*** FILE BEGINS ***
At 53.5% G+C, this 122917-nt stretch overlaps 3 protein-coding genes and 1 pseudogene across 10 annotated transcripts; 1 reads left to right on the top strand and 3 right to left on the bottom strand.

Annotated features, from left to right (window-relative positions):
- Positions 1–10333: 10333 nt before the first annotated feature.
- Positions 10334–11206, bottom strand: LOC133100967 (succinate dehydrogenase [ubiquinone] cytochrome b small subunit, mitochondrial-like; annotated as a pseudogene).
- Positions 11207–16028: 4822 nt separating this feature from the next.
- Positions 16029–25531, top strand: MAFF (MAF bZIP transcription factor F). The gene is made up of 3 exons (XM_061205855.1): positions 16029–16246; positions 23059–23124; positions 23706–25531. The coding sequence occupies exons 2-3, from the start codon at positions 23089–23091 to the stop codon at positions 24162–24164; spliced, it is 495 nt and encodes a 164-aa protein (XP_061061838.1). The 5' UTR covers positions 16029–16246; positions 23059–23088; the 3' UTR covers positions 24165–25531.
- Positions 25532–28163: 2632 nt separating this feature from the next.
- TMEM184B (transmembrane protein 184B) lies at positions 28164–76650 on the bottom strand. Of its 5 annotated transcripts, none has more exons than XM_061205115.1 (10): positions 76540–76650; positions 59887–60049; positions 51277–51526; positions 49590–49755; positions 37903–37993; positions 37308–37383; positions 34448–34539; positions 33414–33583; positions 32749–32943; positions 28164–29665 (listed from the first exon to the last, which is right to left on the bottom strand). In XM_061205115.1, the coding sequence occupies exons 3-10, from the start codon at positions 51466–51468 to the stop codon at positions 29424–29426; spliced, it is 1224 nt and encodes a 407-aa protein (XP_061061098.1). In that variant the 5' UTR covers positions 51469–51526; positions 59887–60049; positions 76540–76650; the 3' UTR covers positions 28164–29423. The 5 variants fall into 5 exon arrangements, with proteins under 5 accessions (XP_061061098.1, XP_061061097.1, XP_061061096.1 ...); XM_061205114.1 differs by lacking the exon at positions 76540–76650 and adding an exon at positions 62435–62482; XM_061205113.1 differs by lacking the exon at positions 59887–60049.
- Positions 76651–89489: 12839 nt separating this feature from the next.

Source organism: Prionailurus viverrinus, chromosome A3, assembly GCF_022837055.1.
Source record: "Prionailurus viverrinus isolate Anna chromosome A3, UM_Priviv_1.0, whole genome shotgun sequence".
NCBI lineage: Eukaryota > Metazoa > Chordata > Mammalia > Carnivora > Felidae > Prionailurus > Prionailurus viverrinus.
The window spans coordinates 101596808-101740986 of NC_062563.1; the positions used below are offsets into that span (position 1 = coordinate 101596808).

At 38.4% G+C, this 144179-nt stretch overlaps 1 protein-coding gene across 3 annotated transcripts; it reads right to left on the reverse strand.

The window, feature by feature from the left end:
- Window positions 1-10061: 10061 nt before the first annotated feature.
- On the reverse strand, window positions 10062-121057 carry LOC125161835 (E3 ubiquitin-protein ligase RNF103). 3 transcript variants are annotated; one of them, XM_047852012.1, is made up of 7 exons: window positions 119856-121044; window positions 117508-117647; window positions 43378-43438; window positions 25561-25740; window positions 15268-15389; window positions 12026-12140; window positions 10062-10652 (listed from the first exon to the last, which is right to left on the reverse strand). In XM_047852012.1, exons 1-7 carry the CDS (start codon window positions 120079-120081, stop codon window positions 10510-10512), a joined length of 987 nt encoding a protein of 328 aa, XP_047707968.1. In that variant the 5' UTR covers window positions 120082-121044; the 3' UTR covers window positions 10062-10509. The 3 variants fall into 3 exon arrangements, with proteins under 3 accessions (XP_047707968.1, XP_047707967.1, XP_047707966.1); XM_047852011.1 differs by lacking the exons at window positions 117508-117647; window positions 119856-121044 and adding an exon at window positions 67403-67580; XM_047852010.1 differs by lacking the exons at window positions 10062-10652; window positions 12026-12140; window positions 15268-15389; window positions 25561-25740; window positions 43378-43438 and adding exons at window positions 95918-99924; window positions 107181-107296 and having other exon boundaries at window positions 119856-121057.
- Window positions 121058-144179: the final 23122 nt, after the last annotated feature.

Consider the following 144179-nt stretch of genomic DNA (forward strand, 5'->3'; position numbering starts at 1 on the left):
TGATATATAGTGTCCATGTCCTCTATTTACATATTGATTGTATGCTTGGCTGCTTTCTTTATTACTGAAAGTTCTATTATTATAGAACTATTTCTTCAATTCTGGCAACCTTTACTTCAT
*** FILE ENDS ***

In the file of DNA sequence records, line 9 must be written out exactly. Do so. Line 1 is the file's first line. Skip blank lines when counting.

- Positions 76651–89489: 12839 nt separating this feature from the next.